Feb 1, 2011

February 1, 2011

Using imagery in therapy is energy medicine. If energy medicine can be defined as the means to change subtle energy systems in the body, then the use of imagery qualifies by addressing negative emotions in a way that can lead to transformation. Guided imagery, active imagination, and art therapy all can be used in this way.

The Red Book

September 21, 2009


The September 16th, 2009, issue of the Sunday New York Times Magazine (you may need a subscription to view it online) has a cover story on a "new" book, The Red Book,
coming out by
Carl Jung, the famous Swiss psychologist. This is the first publication of the notes and art he made during his famous period of reclusivity at which time time he courageously delved deeply into his unconscious. Many have thought him to have been psychotic during this time but what I have read in Memories, Dreams, Reflections, his autobiography and what I have seen about this book in this article (it is not yet available to buy) he was far from that. It has been noted that many of the theories and techniques for which he is noted had their origins from the work he did during this time. One of these was the technique of active imagination, which I have written about here before, and which is widely used now in the form of guided imagery, a practice I hold particularly dear. The image above is one of the illustrations done by Jung for this book.

The availability of this book will, hopefully put to rest the view that he was out of his mind during this period. Even the meager views of the book one can see in the Times Magazine and on Amazon reveal the high degree of organization with which he recorded his experiences.

The publication of this book is cause for celebration for those of us who look to Jung for wisdom.


Red Book at Rubin

Here is another article on the publication of The Red Book from the Associated Press via Yahoo News with more details by Ula Ilnytzky. The original book will be shown at the Rubin Museum of Art  in New York, October 7 to January 25, 2010.

Also, I now see that the price for this 205 page, 8.8 pound book in German with English translation published by W. W. Norton & Company will be $195. That price actually doesn't seem too much for what you will get but you may want to know that it can be pre-purchased
at Amazon now for $105.30 and in stock on December 4. (The sales rank in Books at Amazon is 112 and its not even out yet!)

Here’s an interesting interview with Jeff Mangum of the band Neutral Milk Hotel done by Marci Fierman on the Pitchfork web site on 02-01-02. In the interview he discusses a vision that he had that he describes as “active imagination”, a concept discussed in this blog some time ago. One album from this group that seems to have garnered high acclaim is “In the Aeroplane over the Sea”. I’m not yet familiar with the band or their music- – but I now will be interested to hear them. Interesting, yes? Tell me what you think. Enjoy.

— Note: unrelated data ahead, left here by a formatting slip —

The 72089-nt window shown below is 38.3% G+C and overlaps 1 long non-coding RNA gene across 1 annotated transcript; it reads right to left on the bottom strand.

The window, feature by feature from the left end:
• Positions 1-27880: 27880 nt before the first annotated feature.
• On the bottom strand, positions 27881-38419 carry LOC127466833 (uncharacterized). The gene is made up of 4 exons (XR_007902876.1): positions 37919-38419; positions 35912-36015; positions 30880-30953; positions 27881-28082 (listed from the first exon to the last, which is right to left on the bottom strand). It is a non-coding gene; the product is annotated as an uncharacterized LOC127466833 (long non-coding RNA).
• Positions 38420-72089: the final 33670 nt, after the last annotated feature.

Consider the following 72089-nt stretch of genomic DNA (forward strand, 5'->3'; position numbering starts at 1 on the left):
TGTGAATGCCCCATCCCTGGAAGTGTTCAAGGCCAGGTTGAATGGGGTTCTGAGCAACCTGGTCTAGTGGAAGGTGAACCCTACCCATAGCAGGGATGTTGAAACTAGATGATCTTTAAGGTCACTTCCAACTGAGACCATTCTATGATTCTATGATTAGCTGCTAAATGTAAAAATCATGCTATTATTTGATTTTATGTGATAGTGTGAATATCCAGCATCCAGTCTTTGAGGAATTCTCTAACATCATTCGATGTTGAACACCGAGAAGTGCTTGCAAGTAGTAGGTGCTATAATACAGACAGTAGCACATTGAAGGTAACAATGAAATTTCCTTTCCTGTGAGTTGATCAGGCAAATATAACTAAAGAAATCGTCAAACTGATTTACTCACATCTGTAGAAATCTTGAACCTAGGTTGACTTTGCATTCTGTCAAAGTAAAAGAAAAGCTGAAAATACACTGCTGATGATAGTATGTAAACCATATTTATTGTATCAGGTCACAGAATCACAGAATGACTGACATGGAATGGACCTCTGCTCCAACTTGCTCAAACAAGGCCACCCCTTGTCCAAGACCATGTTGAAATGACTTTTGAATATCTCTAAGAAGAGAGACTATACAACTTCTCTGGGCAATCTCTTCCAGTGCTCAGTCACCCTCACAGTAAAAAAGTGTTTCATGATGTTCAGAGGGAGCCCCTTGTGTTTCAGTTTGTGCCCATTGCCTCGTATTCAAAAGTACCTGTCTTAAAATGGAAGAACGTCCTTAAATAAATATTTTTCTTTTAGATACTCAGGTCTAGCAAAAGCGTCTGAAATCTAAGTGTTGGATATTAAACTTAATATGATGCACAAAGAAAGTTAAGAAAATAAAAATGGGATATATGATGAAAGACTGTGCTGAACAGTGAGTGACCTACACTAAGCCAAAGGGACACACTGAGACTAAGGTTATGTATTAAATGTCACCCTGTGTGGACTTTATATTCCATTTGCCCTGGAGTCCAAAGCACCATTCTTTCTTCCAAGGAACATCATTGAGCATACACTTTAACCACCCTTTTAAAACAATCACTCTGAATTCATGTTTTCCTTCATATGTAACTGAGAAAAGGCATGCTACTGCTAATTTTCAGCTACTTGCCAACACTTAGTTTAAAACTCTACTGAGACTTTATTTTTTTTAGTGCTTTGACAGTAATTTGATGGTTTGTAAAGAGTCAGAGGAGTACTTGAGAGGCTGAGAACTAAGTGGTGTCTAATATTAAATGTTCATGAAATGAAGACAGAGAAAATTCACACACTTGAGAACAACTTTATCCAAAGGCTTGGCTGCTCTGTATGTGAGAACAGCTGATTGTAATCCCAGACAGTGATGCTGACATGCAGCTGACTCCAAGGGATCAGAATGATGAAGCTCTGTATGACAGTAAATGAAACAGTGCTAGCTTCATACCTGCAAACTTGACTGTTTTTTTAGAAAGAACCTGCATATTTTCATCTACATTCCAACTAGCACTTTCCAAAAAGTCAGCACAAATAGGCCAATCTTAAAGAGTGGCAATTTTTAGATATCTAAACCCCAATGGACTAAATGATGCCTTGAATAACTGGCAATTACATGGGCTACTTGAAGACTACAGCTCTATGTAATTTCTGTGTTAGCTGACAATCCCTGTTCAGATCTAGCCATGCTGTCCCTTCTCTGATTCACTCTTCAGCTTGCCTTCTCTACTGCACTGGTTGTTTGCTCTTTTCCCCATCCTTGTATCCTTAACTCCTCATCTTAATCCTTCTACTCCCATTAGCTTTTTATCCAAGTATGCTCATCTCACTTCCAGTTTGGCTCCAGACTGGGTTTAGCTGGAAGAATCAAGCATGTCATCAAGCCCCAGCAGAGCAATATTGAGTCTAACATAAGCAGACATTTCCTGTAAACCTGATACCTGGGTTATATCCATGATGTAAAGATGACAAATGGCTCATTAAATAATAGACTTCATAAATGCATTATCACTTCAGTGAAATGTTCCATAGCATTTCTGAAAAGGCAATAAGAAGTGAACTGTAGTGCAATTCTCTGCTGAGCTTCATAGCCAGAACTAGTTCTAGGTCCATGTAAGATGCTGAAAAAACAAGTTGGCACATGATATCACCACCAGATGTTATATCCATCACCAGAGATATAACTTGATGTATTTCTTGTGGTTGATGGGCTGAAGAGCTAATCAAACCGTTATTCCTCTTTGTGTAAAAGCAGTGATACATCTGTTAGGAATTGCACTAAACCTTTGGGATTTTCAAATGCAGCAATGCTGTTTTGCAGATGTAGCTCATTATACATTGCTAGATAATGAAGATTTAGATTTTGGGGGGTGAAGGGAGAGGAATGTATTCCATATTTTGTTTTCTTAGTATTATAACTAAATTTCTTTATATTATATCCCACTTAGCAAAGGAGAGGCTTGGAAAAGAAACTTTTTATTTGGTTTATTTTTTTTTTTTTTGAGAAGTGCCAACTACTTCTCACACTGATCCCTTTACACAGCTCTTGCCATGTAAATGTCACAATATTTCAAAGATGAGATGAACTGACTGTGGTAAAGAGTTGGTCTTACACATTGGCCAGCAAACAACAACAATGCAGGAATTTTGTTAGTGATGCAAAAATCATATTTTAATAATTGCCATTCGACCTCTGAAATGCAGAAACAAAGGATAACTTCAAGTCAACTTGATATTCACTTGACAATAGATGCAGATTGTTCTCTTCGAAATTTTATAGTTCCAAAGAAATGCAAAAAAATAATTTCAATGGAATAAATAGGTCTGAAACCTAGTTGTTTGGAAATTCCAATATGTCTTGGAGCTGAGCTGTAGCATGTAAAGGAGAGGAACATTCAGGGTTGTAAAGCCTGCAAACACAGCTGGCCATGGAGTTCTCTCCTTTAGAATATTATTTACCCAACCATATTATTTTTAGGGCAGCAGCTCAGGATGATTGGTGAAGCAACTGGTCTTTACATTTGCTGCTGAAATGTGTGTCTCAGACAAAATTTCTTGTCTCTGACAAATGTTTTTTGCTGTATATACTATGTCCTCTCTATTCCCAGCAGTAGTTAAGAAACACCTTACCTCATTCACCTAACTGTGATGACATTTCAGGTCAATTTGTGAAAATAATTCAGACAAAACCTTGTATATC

Pitchfork: I know you’re interested in visions and dreams, and that you sometimes record other people’s visions and dreams for your montage pieces. Do you remember many of your own?

Jeff: I did have a vision about a year ago that had an impact on me.

Pitchfork: What was it?

Jeff: Well, I was lying in bed slowly coming out of sleeping, and this voice in my head told me to go back in; to not quite wake up yet, but just to stay in that in-between place. So I did. I slipped back down and stayed in the halfway point. Then I was standing on the ocean. I saw a blur come around, from my right side to my left. It was a hand putting something next to me. When I looked closer I saw that what the hand had put there was a little sea turtle. I looked up to see who had put it there, and there was this mulatto boy looking at me, smiling. I picked up the sea turtle and put in my hand and it turned into a butterfly. And then it turned into a black spider. It kept turning into a butterfly, a spider, a butterfly, a spider. It would pulsate between the two. I put my hands around it to grasp it and blood ran out of my hands and fell into the sand. Then as I let go of it, the blood rose up from the sand and turned again into the butterfly/spider. It hovered about a foot above my hand, and turned into a little ball of light. So that whole sequence repeated two or three times: it would land back in my hand, turn into a creature, and when I tried to hold it, it would crush again into blood, and when I would let go the blood would rise back up and turn into a ball of light.